The VerbumQUO (mar19quo.htm)

WEDNESDAY IN HOLY WEEK
March 19, 2008
vol 19, no. 79

Every knee must bend!


The VerbumQUO for today is "genu flectátur" which is the phrase most familiar with Catholics as the English word "genuflect" from St. Paul's words in Philippians 2: 10 used in the Opening Introit for today's Mass of Wednesday in Holy Week. It is an outward sign of reverence extended by the faithful before and after every Holy Mass and by the priest several times during the Canon and Communion of the Holy Sacrifice of the Mass.

by
Michael Cain
Editor, The Daily Catholic

      Editor's Note: The editor has re-launched this series in order to highlight one word from the Proper of the day's Mass. Taking the Latin Verbum and Quotidianum, which mean respectively "Word" and "Daily", we have coined the word "Verbumquo" by contracting quotidianum to quo and running it together as VerbumQUO for this feature series, thus "The Daily Word," as in the sum of the message, the 'quotient', if you will. It is also our hope that in choosing the Latin word with its meaning and etymology more will be attuned to hearing the word read at the altar and better comprehend the beauty of the Mother tongue. Hopefully in this Time of Holy Week we can gain a higher appreciation and contemplation on how the Daily Proper of the Holy Mass applies in our lives in alignment with the will of Christ and His Blessed Immaculate Mother and His Mystical Bride, His Holy Roman Catholic Church.


    The VerbumQUO for today - Wednesday in Holy Week is "genu flectátur" which is the Latin words for "the knee shall bend" taken from Saint Paul's Epistle to the Philippians, chapter 2: 10, and the passage for today's Opening Introit followed by verses 8 and 11:
Ut in nomine Jesu omne genu flectátur cĉlestium, terrestrium et infernorum, Humiliavit semetipsum factus obediens usque ad mortem, mortem autem crucis. et omnis lingua confiteatur, quia Dominus Jesus Christus in gloria est Dei Patris. REPEAT: Ut in nomine Jesu...
At the name of Jesus every knee should bow, of those that are in Heaven, on earth, and under the earth: He humbled Himself, becoming obedient unto death, even to the death of the cross. And that every tongue should confess that the Lord Jesus Christ is in the glory of God the Father. REPEAT: At the Name of Jesus...

    This is followed by the first Collect in today's Mass before the first of two Lessons from the prophet Isaias:
Oremus.
R. Flectamus genua.

Levate.

Praesta, quaesumus, omnipotens Deus : ut, qui nostris excessibus incessanter affligimur, per unigeniti Filii tui passionem liberemur.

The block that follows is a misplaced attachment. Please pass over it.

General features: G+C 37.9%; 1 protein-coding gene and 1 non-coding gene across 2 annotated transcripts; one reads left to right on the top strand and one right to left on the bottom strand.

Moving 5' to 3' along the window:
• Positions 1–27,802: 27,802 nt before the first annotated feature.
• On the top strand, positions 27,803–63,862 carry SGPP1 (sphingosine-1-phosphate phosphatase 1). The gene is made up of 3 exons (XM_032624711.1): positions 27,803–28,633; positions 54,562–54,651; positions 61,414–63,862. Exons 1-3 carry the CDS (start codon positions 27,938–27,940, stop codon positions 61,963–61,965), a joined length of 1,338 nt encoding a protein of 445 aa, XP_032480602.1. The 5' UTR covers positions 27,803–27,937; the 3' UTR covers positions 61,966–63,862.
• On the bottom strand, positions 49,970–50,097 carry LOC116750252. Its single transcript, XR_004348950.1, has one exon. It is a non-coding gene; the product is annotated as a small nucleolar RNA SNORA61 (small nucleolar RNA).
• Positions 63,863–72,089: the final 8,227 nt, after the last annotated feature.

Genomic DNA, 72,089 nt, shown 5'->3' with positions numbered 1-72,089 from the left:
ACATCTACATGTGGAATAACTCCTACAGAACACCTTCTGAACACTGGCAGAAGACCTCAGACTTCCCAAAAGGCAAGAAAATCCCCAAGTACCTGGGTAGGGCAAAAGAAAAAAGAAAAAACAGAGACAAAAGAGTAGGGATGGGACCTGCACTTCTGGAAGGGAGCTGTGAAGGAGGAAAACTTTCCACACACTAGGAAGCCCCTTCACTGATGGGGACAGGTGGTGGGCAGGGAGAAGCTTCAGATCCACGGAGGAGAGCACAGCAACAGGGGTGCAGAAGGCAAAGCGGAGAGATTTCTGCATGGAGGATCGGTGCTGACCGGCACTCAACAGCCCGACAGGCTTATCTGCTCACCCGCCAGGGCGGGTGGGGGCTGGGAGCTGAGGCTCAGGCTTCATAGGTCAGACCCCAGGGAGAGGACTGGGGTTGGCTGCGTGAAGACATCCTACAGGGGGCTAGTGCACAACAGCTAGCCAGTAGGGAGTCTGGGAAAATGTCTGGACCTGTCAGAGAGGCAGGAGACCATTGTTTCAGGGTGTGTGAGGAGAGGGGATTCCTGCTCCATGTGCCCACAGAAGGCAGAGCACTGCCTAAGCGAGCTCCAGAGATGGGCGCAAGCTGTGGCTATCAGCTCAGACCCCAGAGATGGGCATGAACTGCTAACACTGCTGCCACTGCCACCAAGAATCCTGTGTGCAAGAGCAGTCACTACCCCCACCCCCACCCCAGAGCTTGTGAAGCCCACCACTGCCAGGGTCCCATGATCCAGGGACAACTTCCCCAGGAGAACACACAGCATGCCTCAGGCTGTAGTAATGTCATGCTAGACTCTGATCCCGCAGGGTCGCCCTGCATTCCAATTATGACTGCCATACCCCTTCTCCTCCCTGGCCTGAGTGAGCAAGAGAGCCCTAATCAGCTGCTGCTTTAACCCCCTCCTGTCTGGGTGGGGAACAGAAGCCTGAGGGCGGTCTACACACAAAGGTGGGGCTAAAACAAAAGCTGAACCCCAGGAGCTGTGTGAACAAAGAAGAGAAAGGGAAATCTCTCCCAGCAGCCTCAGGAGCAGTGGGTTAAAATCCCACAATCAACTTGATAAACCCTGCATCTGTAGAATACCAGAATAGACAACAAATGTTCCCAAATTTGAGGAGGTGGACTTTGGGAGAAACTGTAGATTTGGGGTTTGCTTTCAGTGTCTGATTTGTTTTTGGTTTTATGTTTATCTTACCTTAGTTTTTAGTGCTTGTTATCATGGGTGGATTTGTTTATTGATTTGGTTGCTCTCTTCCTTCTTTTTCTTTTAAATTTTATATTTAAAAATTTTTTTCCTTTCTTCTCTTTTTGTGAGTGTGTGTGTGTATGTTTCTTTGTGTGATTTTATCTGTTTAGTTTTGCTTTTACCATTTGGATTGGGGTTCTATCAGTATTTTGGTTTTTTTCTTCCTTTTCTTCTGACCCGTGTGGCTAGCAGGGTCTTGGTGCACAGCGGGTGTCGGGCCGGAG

Let us pray. R. Let us kneel.

Arise.

Grant, we beseech Thee, O almighty God, that we who are continually afflicted by reason of our excesses, may be delivered through the passion of Thine only-begotten Son.

    We also bend our knee again towards the end of the Passion of our Lord Jesus Christ according to Saint Luke for today's Mass upon the death of Christ on the cross. We include only the verses surrounding this manifestation of holy respect for our Lord, taken from Luke 23: 44-48:
Erat autem fere hora sexta, et tenebrĉ factĉ sunt in universam terram usque ad horam nonam. Et obscuratus est sol et velum templi scissum est medium. Et clamans voce magna Jesus ait : "Pater, in manus Tuas commendo spiritum Meum." Et hĉc dicens, expiravit.
(Here all kneel and pause for a few moments)
Videns autem centurio quod factum fuerat, glorificavit Deum, dicens : Vere hic homo justus erat. Et omnis turba eorum, qui simul aderant ad spectaculum istud, et videbant quĉ fiebant, percutientes pectora sua revertebantur.
And it was almost the sixth hour: and there was darkness over all the earth until the ninth hour. And the sun was darkened, and the veil of the temple was rent in the midst. And Jesus crying with a loud voice, said: "Father, into Thy hands I commend My spirit. And saying this, He gave up the ghost."
(Here all kneel and pause for a few moments)
Now, the centurion, seeing what was done, glorified God, saying: Indeed this was a just man. And all the multitude of them that were come together to that sight and saw the things that were done returned, striking their breasts.

    The English word "genuflect" comes naturally from the Latin "genu" - "knee" and "flectatur" "bend", thus we get in Latin the two words combined genu flectatur - pronounced JEN-YOU-FLECK-TAH-TOOR. Flectatur is the singular future tense; hence, every knee shall bend. Let's examine Webster's definition: